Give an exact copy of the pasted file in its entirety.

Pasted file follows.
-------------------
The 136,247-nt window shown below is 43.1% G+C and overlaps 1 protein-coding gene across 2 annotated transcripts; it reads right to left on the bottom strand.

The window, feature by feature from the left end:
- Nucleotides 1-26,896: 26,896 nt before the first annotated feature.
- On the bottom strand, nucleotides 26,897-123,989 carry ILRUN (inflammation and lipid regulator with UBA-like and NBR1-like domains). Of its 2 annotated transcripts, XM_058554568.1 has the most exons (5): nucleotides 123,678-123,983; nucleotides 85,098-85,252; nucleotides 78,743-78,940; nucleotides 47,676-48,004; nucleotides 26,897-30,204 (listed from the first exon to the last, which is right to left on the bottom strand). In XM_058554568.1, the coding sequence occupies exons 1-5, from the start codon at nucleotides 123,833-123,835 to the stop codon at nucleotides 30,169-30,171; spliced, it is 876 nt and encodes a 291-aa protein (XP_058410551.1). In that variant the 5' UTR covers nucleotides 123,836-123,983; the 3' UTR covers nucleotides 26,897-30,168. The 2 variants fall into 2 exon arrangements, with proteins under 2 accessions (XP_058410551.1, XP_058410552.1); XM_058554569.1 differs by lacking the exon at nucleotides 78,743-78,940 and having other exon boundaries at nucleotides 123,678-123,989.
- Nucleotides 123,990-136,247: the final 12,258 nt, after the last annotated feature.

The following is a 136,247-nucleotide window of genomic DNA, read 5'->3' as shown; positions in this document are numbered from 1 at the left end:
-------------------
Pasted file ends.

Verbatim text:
The 136,247-nt window shown below is 43.1% G+C and overlaps 1 protein-coding gene across 2 annotated transcripts; it reads right to left on the bottom strand.

The window, feature by feature from the left end:
- Nucleotides 1-26,896: 26,896 nt before the first annotated feature.
- On the bottom strand, nucleotides 26,897-123,989 carry ILRUN (inflammation and lipid regulator with UBA-like and NBR1-like domains). Of its 2 annotated transcripts, XM_058554568.1 has the most exons (5): nucleotides 123,678-123,983; nucleotides 85,098-85,252; nucleotides 78,743-78,940; nucleotides 47,676-48,004; nucleotides 26,897-30,204 (listed from the first exon to the last, which is right to left on the bottom strand). In XM_058554568.1, the coding sequence occupies exons 1-5, from the start codon at nucleotides 123,833-123,835 to the stop codon at nucleotides 30,169-30,171; spliced, it is 876 nt and encodes a 291-aa protein (XP_058410551.1). In that variant the 5' UTR covers nucleotides 123,836-123,983; the 3' UTR covers nucleotides 26,897-30,168. The 2 variants fall into 2 exon arrangements, with proteins under 2 accessions (XP_058410551.1, XP_058410552.1); XM_058554569.1 differs by lacking the exon at nucleotides 78,743-78,940 and having other exon boundaries at nucleotides 123,678-123,989.
- Nucleotides 123,990-136,247: the final 12,258 nt, after the last annotated feature.

The following is a 136,247-nucleotide window of genomic DNA, read 5'->3' as shown; positions in this document are numbered from 1 at the left end: